"Most of us have more faith than the Mother of God": True or false? Why?

According to the Catechism,

146 Abraham thus fulfills the definition of faith in Hebrews 11:1: “Faith is the assurance of things hoped for, the conviction of things not seen”:7 “Abraham believed God, and it was reckoned to him as righteousness.”8 Because he was “strong in his faith,” Abraham became the “father of all who believe.”9 (1819)
…]
149 Throughout her life and until her last ordeal15 when Jesus her son died on the cross, Mary’s faith never wavered. She never ceased to believe in the fulfillment of God’s word. And so the Church venerates in Mary the purest realization of faith. (969, 507, 829)

The problem I have encountered with these ideas is that Jesus’ contemporaries physically saw His miracles, whereas I cannot point to a single demonstration of divine agency at any time in my entire life.* Based on years of conversation, it seems safe to assume most alive today have never seen a miracle, either. Thus, whereas Mary either saw Jesus perform miracles, as likely at the Wedding of Cana, or else heard from His Disciples who saw it, we have not seen miracles, nor have most of us met anyone who saw a public miracle. Thus our faith is greater than Mary’s faith, and purer, if this adjective relates how much evidence is mixed in, because we have less on which to base our faith.

Is this correct, or is there a problem with this argument?

Why, then, does the Catechism say this? It strikes me as baseless flattering of Mary, i.e. “Mary was Jesus’ mother, so whatever good we can think of, we better attribute the maximum amount to her.” It’s a little offensive, because it seems unreasonable.

  • I have felt the presence of angels when narrowly escaping death twice, but this could have been a brain event or my overactive imagination. Either way, the fact that this experience is controversial demonstrates it does not compare to Mary’s situation, who ostensibly had a group of disciples all with the same story about how Jesus pulled additional fish out of one fish in His hand, for example, or who likely heard about Jesus raising Lazarus from the dead.

False.
The first of His miracles was at the wedding you mentioned.
And Mary was the sole instigator of this miracle taking place
and with no previous reference to other miracles she in her
pure Faith told the servants to do whatever her son told them to do,
then she walked away. NOW THAT IS FAITH my friend :smiley:

Could you have done this with no previous miracles to go on,
with no reports from others about His miracles ?

Remember your faith is because those same disciples
have reported to you through the bible what they witnessed with their own eyes .
Mary had none of this when she instigated these events,
she even had Faith that He would do this despite Him
saying that His hour had not yet come.

No sorry, but she beats me hands down in the faith department.
:tiphat:

She had faith before the Annunciation, and she had faith during the Passion.

As St Francis’ post above indicates, it can become clearer to us if we back up a litle further and expand the view to encompass all of the Holy Trinity - before Christ’s birth. When the Angel Gabriel appeared to Mary with God’s invitation, her “Fiat” was an act of faith which was more perfect - because it was to be the exemplary expression of the* obedience of faith*. She had to know Who God was and believe in Him before this account.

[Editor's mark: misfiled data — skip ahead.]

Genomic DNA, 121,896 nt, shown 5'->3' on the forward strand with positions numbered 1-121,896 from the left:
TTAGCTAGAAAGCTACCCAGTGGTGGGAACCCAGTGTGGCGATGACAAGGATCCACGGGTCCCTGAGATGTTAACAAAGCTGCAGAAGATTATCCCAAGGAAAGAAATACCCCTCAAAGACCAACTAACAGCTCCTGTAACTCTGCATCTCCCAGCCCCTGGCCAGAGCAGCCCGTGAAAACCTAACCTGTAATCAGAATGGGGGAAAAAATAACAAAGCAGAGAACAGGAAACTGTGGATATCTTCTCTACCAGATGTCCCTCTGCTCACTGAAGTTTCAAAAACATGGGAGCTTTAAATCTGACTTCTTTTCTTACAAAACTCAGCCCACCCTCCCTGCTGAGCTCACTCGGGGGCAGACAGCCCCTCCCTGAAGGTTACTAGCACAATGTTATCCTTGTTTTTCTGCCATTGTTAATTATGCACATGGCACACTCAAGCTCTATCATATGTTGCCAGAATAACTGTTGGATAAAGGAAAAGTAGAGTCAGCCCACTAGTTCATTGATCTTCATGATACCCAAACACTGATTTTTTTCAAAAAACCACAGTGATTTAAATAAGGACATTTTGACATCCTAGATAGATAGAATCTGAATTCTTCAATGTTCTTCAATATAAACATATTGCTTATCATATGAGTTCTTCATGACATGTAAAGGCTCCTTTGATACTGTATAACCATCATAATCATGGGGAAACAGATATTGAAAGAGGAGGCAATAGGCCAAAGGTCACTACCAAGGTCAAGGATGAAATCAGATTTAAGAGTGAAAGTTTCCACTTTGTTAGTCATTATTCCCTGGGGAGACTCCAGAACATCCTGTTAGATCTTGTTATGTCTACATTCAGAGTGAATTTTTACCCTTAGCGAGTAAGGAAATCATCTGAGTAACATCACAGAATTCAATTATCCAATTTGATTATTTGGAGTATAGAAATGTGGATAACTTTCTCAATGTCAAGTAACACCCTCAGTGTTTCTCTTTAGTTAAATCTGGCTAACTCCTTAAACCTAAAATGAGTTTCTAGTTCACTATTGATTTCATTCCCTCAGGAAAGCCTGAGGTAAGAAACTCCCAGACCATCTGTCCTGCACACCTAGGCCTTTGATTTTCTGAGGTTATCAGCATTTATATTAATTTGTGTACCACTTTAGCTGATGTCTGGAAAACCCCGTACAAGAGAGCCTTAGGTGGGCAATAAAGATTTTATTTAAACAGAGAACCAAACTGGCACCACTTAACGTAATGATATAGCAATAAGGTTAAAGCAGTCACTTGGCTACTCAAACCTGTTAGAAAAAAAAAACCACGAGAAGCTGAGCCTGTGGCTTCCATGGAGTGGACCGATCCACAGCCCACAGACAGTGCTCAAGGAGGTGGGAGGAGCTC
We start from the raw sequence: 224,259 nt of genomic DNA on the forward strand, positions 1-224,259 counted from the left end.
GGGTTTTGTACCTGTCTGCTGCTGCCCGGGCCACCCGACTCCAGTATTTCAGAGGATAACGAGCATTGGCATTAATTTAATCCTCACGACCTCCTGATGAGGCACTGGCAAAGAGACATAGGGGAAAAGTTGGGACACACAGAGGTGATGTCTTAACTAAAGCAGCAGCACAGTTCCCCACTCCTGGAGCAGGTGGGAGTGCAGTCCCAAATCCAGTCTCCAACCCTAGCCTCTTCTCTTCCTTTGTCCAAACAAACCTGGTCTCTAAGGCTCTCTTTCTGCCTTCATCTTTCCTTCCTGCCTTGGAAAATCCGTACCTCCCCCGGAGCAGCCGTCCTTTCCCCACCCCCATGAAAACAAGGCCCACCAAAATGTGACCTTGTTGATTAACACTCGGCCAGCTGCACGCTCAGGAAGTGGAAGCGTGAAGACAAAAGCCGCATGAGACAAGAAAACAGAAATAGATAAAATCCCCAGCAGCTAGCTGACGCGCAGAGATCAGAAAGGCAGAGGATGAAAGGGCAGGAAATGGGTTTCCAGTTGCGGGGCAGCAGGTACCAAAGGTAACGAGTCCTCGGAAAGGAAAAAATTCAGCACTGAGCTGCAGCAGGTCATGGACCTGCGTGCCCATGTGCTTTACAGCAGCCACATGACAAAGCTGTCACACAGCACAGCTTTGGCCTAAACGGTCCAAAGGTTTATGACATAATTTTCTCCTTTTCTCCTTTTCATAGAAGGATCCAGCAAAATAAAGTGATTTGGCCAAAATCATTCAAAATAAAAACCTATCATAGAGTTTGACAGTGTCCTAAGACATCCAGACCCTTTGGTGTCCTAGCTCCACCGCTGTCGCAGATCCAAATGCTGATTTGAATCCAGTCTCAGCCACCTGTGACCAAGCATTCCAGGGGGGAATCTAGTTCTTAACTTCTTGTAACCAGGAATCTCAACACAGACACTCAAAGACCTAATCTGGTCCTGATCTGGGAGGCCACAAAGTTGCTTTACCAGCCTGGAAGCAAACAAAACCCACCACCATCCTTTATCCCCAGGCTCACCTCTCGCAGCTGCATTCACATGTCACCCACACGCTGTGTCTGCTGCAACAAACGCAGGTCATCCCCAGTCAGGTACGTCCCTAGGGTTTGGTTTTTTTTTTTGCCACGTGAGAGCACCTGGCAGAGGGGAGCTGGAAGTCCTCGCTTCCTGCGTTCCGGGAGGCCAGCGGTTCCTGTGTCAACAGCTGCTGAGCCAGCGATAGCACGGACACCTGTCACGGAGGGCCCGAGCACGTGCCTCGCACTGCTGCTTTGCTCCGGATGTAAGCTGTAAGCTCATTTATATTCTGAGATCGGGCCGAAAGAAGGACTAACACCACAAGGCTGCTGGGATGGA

All that the Angel Gabriel spoke to Mary, she believed would come to pass - even though it may have entailed things which could not totally be understood by her at that time (such as the fact that she would remain a virgin before, during and after Christ’s birth). Rather than simply standing around watching or hearing about miracles Jesus would perform , Mary actually participates in the first miracle of salvation directly pertaining to Jesus in conceiving Him by the Holy Spirit - without human intervention: She welcomes Jesus into her own womb and brings him into the world as our Saviour - all out of faith and humble obedience to the Lord.

When the Angel Gabriel tells Mary that her cousin Elizabeth, though advanced in age, is with child, she believes that too and sets out in “great haste” to see Elizabeth . . . all this although Jesus hasn’t even been born yet. And when she arrives, Elizabeth, filled with the Holy Spirit says to her, “Blessed are you who believed that what was spoken to you by the Lord would be fulfilled.”

“Behold, you will conceive in your womb and bear a son, and you shall name him Jesus” . . .Mary said, “Behold, I am the handmaid of the Lord. May it be done to me according to your word.” Then the angel departed from her.

It could be said then, that through her obedience of faith and total acceptance of God’s will, Mary believed in Jesus even before he was conceived. She is the Mother of our faith and, is the most probable source for the passages of scripture cited above - no one else knew these things or treasured them in her heart. It may well have been our Blessed Mother who told the apostles of these things when they were compiling the Gospels.

The University of Dayton has a very informative section on John Paul II’s Teaching on Mary’s Faith which when read, dispels any notions of the Church exaggerating when expounding upon the faith of our Blessed Mother.

The blessed mother is the example we should all follow.

I have a hard time listening to some protestants usually Baptist in their insulting comments of the Holy Mother . I saw one the other day where they claimed at Jesus first public miracle she was drunk and only cared about getting her next drink. Where do these ppl get this and how can they be so insulting. Here Jesus leads the 12 to be great servants of the Lord but did nothing for his mother - think about it - its insane - why do they go down this path - and they will hear nothing else - so ppls minds have been so poisoned they will never get back to the truth.

I don’t recall any instance of her abandoning Christ like we do.
:confused:

You seem to be using the all too common but incorrect understanding that faith is belief without reason. But faith as the Church means it is more trust and obedience. These are acts of the will. And this being so the Blessed Virgin Mary had the greatest faith. If you back up just a few sections in the Catechism is says:

143 By faith, man completely submits his intellect and his will to God.2 With his whole being man gives his assent to God the revealer. Sacred Scripture calls this human response to God, the author of revelation, “the obedience of faith.”